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Acoustic detection of bubbles in a pond covered by the seagrass Cymodocea nodosa

P. Felisberto, pfelis(at)
J.P. Silva, joaoparentessilva(at)
A.J. Silva, asilva(at)
S.M. Jesus sjesus(at)
LARSys, University of Algarve, Campus de Gambelas, PT-8005-139 Faro, Portugal.
I. Olivé iosamarra(at)
R. Santos rosantos(at)
Marine Plant Ecology research group, Center of Marine Sciences of University of Algarve, Campus de Gambelas, 8005-139 Faro, Portugal
H. Quental-Ferreira hferreira(at)
P. Pousão-Ferreira pedro.pousao(at)
M.E. Cunha micunha(at)
IPMA - Instituto PortugueĚ‚s do Mar e da Atmosfera, EPPO, Av. 5 de Outubro, 8700-305 Olhão, Portugal

Comments: download pdf file (not available).
Ref.: MTS/IEEE Oceans, Aberdeen, June 2017.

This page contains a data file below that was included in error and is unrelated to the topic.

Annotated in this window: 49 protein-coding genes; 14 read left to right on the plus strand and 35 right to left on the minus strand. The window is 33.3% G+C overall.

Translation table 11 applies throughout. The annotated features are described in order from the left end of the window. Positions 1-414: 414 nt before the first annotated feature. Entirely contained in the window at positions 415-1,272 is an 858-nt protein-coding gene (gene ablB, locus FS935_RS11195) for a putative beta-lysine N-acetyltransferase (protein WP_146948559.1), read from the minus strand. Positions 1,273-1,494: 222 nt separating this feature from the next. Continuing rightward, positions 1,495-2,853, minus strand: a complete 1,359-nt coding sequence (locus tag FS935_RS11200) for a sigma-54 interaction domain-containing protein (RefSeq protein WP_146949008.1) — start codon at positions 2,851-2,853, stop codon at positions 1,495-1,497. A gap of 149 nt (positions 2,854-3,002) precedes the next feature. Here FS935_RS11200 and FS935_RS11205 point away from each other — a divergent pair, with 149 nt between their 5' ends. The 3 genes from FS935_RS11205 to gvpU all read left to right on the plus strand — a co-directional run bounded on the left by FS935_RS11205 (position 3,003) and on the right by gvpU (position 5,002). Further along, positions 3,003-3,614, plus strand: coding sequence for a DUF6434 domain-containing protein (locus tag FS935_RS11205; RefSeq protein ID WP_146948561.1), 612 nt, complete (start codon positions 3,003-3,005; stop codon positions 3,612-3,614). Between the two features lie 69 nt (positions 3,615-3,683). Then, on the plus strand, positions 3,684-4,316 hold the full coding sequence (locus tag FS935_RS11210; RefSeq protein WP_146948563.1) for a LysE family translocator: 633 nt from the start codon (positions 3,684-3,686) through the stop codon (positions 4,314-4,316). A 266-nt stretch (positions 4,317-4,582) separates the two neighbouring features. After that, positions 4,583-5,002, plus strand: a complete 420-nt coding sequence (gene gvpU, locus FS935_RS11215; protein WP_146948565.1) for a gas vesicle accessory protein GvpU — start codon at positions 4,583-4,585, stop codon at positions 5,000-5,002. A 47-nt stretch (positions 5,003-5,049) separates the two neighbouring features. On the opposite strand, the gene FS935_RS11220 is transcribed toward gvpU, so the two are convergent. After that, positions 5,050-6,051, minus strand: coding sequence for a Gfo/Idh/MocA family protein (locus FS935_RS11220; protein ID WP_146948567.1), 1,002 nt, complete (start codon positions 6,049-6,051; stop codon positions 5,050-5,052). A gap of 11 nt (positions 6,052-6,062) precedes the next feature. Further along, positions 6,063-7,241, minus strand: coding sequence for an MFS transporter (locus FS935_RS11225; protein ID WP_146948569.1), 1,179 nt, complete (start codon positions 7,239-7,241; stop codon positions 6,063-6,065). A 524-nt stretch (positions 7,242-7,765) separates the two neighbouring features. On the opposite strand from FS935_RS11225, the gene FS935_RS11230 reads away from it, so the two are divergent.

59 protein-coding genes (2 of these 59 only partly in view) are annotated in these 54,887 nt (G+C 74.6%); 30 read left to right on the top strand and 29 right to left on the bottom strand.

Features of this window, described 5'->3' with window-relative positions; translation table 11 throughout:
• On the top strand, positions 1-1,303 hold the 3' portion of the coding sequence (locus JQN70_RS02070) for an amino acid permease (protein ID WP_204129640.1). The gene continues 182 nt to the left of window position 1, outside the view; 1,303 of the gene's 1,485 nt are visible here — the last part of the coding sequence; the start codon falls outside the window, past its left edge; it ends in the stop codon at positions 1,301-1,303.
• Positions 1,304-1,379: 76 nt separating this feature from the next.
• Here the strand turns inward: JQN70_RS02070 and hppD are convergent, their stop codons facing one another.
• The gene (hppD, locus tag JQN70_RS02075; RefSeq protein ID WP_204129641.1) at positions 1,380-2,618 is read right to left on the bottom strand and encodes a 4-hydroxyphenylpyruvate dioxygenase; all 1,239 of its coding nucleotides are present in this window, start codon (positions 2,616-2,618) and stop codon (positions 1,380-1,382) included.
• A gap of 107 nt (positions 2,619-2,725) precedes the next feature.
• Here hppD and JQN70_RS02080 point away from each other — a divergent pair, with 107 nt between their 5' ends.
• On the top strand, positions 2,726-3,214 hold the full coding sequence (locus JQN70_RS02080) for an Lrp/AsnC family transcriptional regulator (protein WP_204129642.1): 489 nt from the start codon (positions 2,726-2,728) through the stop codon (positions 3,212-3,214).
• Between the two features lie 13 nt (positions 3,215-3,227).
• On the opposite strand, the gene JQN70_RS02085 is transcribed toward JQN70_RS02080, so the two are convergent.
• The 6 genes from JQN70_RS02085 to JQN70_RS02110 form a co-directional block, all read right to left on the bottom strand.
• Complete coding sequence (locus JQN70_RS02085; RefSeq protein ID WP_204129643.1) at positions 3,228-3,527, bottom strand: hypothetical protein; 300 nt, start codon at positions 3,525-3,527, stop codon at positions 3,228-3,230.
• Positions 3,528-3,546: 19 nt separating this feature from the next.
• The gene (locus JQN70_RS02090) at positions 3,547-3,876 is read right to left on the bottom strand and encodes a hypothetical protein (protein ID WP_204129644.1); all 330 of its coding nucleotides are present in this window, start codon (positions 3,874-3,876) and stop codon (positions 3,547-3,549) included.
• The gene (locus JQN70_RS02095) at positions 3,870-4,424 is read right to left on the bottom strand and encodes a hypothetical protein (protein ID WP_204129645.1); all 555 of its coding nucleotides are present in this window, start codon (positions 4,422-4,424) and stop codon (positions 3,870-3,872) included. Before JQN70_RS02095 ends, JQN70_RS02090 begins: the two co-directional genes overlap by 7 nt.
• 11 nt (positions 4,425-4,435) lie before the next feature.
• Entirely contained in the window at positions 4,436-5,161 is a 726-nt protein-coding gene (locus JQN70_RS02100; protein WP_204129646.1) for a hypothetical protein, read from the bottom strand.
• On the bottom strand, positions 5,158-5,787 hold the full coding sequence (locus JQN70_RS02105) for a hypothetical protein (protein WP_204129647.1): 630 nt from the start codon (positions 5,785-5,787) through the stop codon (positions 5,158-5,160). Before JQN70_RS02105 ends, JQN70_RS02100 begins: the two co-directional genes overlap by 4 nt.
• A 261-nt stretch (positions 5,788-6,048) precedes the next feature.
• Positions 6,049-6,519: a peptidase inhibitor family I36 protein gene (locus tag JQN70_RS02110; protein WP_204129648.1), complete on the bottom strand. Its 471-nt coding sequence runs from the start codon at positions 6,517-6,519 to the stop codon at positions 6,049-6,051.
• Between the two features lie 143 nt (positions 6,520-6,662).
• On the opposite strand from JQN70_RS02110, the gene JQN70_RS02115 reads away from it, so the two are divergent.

This paper describes two experiments conducted in a pond covered by the seagrass Cymodocea nodosa at the Aquaculture Research Station of the Portuguese Institute for the Sea and Atmosphere in Olhão, Portugal, aiming at developing acoustic methods to assess oxygen production of seagrasses. The first experiment was carried out in July covering two days, when warm water and high photosynthetic rates give a high probability of oxygen supersaturation in water. The second experiment was carried out in late October, covering a period of 10 days, when seagrass productivity was expected to be lower than in July given the low irradiance and photoperiod. In the July experiment the high attenuation of low frequency pulses and broadband water pump noise (<20 kHz) in the afternoon is ascribed to bubbles formation during oxygen supersaturation conditions. This hypothesis is coherent with the significant increase of the backscattering level, as measured by an acoustic backscatter system operating at 0.5, 1, 2, 4 MHz. Both, the attenuation of low frequency signals and backscattering level are correlated with oxygen supersaturation in water as measured by an optode. In the October experiment, when only water pump noise was acquired, the acoustic variability that can be related to photosynthetic activity was much weaker, nevertheless the attenuation shows a diurnal pattern correlated with the dissolved oxygen. The results suggest a significant release of oxygen as bubbles during photosynthesis, and therefore the potential contribution of acoustic methods to assess oxygen production of seagrass ecosystems.

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